With this in mind, about two years ago, we formed the Task Force on the University and Globalization, which I chaired. Its membership was large and drew faculty from across the University. We met numerous times and discussed a variety of aspects of the University’s involvement with international matters. We learned about projects and relationships abroad, about departmental and school visions of future engagements, about the inclusion of international students especially at the undergraduate level, about the opportunities we offer or might provide for our students to study and learn outside the United States, and about the nature and direction of our academic interests as they relate to the phenomena of globalization. For me personally, and I hope for others, the Task Force was an illuminating experience.
These topics, then, were discussed and debated by the Task Force over many meetings and over many months. One result (and there will be others) is the idea of the Committee on Global Thought that I am announcing today, a faculty committee created to carry forward the process of consultation with faculty and students in order to build a world-class program for the study of globalization. The Committee should identify the initiatives, programs, and courses that we already have that are related to globalization, propose new curricular and research initiatives that will integrate global issues more effectively into the academic life of the University, and suggest institutional structures to sustain the effort.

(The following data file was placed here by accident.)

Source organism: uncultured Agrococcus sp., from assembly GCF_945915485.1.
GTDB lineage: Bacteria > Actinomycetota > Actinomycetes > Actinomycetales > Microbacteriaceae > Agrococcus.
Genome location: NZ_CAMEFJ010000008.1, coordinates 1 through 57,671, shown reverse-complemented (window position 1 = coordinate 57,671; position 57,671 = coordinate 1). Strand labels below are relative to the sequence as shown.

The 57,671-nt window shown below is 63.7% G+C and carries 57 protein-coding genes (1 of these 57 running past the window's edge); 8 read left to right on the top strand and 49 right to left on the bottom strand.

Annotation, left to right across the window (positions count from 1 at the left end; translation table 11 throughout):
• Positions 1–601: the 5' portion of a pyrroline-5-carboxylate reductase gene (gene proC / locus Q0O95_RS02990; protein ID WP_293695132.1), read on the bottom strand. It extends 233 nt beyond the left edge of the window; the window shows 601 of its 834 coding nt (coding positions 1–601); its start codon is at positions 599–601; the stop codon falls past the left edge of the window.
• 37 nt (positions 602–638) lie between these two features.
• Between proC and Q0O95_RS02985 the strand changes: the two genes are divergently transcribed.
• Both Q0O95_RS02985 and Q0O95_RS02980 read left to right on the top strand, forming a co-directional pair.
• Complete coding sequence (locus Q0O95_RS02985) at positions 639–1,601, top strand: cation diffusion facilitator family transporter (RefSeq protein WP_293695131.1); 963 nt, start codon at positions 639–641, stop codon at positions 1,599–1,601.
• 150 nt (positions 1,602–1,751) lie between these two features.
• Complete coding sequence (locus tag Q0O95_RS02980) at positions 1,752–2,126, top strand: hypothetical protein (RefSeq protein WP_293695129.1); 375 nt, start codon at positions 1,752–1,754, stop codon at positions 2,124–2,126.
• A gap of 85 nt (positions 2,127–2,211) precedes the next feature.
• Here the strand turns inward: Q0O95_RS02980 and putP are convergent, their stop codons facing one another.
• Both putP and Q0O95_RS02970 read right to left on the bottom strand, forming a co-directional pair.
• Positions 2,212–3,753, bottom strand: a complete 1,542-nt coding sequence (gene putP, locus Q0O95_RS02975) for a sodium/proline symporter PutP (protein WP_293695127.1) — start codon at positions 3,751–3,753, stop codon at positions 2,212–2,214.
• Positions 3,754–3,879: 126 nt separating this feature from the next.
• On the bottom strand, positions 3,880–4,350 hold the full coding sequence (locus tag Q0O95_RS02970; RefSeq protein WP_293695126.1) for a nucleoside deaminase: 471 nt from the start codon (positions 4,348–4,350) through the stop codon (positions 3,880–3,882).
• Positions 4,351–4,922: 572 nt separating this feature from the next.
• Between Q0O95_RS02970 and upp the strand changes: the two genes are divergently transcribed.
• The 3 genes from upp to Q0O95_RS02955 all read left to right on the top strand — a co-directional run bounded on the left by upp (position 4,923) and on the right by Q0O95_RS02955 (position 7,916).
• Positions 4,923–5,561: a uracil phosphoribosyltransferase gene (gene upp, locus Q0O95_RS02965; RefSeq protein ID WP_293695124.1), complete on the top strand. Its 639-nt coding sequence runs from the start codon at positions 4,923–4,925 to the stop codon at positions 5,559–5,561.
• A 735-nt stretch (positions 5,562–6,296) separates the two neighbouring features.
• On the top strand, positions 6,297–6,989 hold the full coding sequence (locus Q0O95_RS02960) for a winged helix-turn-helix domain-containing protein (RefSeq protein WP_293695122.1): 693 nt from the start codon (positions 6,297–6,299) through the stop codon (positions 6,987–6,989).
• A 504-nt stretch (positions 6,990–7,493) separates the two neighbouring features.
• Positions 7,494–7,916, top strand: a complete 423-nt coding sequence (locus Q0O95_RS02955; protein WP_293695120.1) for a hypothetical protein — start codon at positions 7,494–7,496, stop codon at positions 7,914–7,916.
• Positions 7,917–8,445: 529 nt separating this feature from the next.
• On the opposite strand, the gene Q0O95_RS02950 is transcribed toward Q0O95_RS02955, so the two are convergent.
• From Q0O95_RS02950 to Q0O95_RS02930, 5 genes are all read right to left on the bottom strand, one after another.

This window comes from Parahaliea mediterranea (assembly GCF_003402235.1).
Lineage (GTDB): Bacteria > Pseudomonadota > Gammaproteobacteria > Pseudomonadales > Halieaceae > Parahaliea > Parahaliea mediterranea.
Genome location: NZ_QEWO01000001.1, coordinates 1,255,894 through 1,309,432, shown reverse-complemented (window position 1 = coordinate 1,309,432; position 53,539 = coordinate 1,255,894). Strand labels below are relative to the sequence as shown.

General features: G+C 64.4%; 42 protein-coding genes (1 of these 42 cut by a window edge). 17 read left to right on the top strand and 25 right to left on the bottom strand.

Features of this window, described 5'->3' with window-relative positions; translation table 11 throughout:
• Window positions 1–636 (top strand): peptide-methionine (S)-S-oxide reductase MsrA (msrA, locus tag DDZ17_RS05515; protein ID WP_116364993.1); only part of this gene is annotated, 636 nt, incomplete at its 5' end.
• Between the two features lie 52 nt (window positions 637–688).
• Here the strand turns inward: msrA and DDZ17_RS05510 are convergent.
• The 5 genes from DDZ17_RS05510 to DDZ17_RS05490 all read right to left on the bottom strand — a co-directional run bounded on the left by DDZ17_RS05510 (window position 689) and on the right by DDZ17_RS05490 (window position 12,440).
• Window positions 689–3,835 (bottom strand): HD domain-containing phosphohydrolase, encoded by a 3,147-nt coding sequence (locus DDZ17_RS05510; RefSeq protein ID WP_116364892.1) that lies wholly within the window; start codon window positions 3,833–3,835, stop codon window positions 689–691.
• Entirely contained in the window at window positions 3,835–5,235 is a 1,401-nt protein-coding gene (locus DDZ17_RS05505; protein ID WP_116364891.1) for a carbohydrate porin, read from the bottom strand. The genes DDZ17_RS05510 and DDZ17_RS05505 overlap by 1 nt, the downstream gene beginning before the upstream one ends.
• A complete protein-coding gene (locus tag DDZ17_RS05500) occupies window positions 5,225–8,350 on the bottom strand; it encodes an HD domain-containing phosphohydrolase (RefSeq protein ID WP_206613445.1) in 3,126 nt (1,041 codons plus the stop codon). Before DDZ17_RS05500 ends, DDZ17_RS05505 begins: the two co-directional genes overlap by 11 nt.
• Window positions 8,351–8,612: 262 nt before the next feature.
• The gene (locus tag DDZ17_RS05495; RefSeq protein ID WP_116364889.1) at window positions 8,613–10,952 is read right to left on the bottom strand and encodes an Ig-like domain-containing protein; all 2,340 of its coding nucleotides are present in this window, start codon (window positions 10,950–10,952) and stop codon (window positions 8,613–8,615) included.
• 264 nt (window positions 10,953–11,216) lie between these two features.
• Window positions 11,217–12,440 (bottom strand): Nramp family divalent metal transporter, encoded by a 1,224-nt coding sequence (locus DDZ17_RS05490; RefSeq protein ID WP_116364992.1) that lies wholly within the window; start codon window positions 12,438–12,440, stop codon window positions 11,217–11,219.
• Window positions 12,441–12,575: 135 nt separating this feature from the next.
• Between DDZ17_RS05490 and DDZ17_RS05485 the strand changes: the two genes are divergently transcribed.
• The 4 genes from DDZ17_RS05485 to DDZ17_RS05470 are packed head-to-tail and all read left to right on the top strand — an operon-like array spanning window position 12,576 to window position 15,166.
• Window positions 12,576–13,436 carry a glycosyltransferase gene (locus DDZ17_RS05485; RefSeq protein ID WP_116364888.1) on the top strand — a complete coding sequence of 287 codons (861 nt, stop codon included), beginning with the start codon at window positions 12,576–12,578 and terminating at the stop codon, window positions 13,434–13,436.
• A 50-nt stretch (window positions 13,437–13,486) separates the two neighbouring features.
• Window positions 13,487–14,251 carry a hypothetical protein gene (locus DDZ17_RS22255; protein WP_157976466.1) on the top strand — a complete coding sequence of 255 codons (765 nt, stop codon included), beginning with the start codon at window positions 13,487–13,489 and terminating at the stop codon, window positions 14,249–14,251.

The Committee is, therefore, meant to provide an institutional vehicle for rethinking the ways in which the University confronts challenges stemming from globalization. While it is intended to organize a series of discussions, workshops, and seminars on what it might mean to engage fundamental questions from a global perspective, it will also develop proposals for a host of other initiatives, collaborations, and engagements with ongoing activities at Columbia, in the Arts and Sciences, and in the professional schools. This is a seed project that, given our location in a university, could lead to curricular innovation and reform, even as it will help us re-conceive, and find new ways to support, the project of making Columbia University a genuinely global university in the century ahead.
I look forward, along with Provost Alan Brinkley, to convening the Committee on Global Thought at the beginning of the next semester. We will be working closely with senior academic leadership in the University to coordinate its institutional recommendations.
Lee C. Bollinger